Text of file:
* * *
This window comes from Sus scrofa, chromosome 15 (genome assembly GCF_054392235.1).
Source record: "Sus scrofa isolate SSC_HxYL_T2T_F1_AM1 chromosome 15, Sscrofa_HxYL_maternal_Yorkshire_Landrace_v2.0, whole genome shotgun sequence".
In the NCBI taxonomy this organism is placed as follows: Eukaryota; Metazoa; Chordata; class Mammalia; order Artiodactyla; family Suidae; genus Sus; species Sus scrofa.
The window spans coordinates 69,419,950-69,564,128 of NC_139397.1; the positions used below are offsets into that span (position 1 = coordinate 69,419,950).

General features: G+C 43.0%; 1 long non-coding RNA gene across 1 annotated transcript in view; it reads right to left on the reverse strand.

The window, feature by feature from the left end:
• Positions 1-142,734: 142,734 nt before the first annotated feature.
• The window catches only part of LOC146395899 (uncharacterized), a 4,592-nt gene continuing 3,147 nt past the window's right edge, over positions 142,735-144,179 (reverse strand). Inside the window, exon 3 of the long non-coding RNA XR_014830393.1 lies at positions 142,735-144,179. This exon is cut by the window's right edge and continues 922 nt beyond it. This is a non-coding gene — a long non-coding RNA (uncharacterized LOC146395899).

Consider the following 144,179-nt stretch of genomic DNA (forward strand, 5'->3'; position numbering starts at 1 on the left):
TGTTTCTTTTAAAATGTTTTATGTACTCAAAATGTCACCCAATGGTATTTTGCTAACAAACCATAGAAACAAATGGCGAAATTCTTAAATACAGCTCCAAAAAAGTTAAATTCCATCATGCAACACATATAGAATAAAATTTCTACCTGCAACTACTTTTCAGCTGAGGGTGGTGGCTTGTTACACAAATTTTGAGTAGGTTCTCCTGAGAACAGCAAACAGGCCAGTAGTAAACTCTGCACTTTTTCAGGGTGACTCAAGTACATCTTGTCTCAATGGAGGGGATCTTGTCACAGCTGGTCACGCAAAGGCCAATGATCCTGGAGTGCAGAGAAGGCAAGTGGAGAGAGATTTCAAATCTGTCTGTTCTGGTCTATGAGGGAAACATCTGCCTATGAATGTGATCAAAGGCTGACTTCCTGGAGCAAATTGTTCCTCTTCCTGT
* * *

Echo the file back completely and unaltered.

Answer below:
This window comes from Sus scrofa, chromosome 15 (genome assembly GCF_054392235.1).
Source record: "Sus scrofa isolate SSC_HxYL_T2T_F1_AM1 chromosome 15, Sscrofa_HxYL_maternal_Yorkshire_Landrace_v2.0, whole genome shotgun sequence".
In the NCBI taxonomy this organism is placed as follows: Eukaryota; Metazoa; Chordata; class Mammalia; order Artiodactyla; family Suidae; genus Sus; species Sus scrofa.
The window spans coordinates 69,419,950-69,564,128 of NC_139397.1; the positions used below are offsets into that span (position 1 = coordinate 69,419,950).

General features: G+C 43.0%; 1 long non-coding RNA gene across 1 annotated transcript in view; it reads right to left on the reverse strand.

The window, feature by feature from the left end:
• Positions 1-142,734: 142,734 nt before the first annotated feature.
• The window catches only part of LOC146395899 (uncharacterized), a 4,592-nt gene continuing 3,147 nt past the window's right edge, over positions 142,735-144,179 (reverse strand). Inside the window, exon 3 of the long non-coding RNA XR_014830393.1 lies at positions 142,735-144,179. This exon is cut by the window's right edge and continues 922 nt beyond it. This is a non-coding gene — a long non-coding RNA (uncharacterized LOC146395899).

Consider the following 144,179-nt stretch of genomic DNA (forward strand, 5'->3'; position numbering starts at 1 on the left):
TGTTTCTTTTAAAATGTTTTATGTACTCAAAATGTCACCCAATGGTATTTTGCTAACAAACCATAGAAACAAATGGCGAAATTCTTAAATACAGCTCCAAAAAAGTTAAATTCCATCATGCAACACATATAGAATAAAATTTCTACCTGCAACTACTTTTCAGCTGAGGGTGGTGGCTTGTTACACAAATTTTGAGTAGGTTCTCCTGAGAACAGCAAACAGGCCAGTAGTAAACTCTGCACTTTTTCAGGGTGACTCAAGTACATCTTGTCTCAATGGAGGGGATCTTGTCACAGCTGGTCACGCAAAGGCCAATGATCCTGGAGTGCAGAGAAGGCAAGTGGAGAGAGATTTCAAATCTGTCTGTTCTGGTCTATGAGGGAAACATCTGCCTATGAATGTGATCAAAGGCTGACTTCCTGGAGCAAATTGTTCCTCTTCCTGT